China's expression of serious concern over what it termed as a “deteriorating situation” in Indian-administered Kashmir at Tuesday’s meeting of the UN Security Council (UNSC) does not augur well for the 22nd round of boundary-related talks, with India tentatively scheduled for 21 December, an analyst said on Wednesday.
“Raising the Kashmir issue at the UNSC will have a definite impact on the atmospherics of engagement between the Special Representatives of China and India. By seeking a detailed briefing from the UN Military Observer Group in India and Pakistan (UNMOGIP), Beijing has raised a new complication for its ongoing dialogue with New Delhi”, said Professor Sujit Dutta, distinguished fellow and editor (national security) at the Vivekananda International Foundation (VIF), a New Delhi-based think tank.
Chinese Ambassador to the UN Zhang Jun’s request to the 15-member UNSC to tell the UNMOGIP to present its report on Kashmir before the council was “not a very happy situation” and only “reaffirmed Beijing’s attempts to stall forward movement on bilateral relations”, Professor Dutta stated further.
“We all know the Security Council has received a letter from the foreign minister of Pakistan requesting discussions and those discussions are going on”, Ambassador Zhang said on Tuesday, 17 December.
Pakistani Foreign Minister Shah Mehmood Qureshi urged the UNSC through his letter to take cognisance of the “disturbing developments across the Line of Control (LoC) which constitute (a) threat to peace and security” in South Asia.
At its last meeting on Kashmir on 5 August, UNSC council members did not issue a statement on their deliberations, as several countries disagreed on its wording, with some even fearing that any comment could escalate tensions or show bias to either India or Pakistan.
“Boundary talks should happen. It has been 40 years since India and China took a decision to engage with each other again after the freeze of the 1960s and most of the 1970s. This time, both sides should agree to some sort of settlement on issues over which they differ, including the boundary question”, Professor Dutta said.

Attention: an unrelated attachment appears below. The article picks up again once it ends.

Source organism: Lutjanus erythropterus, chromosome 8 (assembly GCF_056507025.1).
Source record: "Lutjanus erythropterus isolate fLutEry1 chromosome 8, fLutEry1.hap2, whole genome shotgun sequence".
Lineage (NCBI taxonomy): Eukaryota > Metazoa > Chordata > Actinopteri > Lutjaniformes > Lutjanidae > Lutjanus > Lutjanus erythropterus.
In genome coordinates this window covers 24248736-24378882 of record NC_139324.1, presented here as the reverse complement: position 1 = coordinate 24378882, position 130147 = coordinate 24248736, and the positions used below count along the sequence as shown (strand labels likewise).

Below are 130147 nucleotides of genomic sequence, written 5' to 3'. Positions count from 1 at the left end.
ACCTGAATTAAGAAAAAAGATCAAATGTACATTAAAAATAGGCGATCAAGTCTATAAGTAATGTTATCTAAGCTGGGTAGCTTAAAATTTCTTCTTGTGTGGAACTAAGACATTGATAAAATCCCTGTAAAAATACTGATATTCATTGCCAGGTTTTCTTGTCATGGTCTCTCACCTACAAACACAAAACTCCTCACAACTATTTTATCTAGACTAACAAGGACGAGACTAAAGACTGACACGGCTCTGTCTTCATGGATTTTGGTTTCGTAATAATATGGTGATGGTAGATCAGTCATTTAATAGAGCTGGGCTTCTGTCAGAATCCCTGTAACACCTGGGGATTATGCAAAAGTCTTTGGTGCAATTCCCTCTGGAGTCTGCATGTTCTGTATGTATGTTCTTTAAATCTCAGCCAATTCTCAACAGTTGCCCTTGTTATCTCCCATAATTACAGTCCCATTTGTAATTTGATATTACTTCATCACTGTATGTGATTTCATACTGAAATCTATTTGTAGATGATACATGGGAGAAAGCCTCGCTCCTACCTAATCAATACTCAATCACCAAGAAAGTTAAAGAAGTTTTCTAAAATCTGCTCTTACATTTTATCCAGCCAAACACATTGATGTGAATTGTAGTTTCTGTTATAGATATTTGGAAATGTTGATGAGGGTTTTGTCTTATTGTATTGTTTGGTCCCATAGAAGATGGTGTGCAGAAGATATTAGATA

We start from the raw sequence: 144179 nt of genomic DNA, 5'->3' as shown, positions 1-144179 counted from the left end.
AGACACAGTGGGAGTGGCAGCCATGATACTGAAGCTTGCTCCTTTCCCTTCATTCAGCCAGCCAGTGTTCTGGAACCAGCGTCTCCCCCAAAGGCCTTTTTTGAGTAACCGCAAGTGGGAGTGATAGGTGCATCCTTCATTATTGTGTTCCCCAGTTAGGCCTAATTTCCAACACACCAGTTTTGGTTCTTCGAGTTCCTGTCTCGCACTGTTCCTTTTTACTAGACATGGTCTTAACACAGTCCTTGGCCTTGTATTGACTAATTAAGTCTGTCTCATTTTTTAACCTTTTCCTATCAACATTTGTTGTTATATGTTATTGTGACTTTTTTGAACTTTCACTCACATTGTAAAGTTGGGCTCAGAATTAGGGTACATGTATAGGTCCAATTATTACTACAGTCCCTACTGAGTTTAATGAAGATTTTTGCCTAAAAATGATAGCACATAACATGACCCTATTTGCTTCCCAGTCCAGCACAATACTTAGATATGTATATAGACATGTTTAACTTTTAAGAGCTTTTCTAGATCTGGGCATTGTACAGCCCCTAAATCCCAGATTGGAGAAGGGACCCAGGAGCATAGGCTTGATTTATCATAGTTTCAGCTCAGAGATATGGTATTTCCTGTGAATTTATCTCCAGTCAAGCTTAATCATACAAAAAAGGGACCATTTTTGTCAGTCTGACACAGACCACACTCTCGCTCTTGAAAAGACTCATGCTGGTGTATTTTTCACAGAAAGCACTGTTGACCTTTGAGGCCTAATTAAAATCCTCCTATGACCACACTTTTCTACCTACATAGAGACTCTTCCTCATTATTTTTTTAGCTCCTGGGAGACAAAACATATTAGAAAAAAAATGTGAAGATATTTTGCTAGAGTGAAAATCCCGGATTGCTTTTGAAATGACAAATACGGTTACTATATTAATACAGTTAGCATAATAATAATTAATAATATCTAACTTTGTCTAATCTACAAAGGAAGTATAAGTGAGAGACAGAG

Both Prime Minister Modi and President Xi have said that any dialogue between the two countries is meant to intensify efforts to achieve a “fair, reasonable and mutually acceptable solution’’ to the India-China boundary question at an early date.
“This dialogue is crucial for maintaining peace in the border areas and preventing military flare-ups that could jeopardise overall development of bilateral ties”, Professor Dutta told Sputnik.
At the last meeting of Special Representatives, which took place in the Chinese city of Chengdu in 2018, India’s Ajit Doval and China’s Wang Yi directed the bilateral Working Mechanism on Consultation and Coordination for Border Affairs to work for more confidence-building measures that could promote communication between Indian and Chinese border personnel.
In August this year, China objected to India ending the special quasi-autonomous status of Jammu and Kashmir state, which included the region of Ladakh, over which both countries have a territorial dispute. Historically, the district of Leh covered the area of Aksai Chin that currently remains in Chinese control.
While Beijing said the move to end the special status of Jammu and Kashmir by an Act of Parliament in August and replace it with two federally administered territories – Jammu and Kashmir, and Ladakh – in October has undermined its sovereignty, New Delhi has responded by saying, “India does not comment on the internal affairs of other countries and similarly expects other countries to do likewise.”
“Resolving boundary disputes related to the western and eastern sectors of Ladakh is difficult, but both countries can certainly work to reach an understanding on the central sector”, Professor Dutta told Sputnik.
The views and opinions expressed in the article do not necessarily reflect those of Sputnik.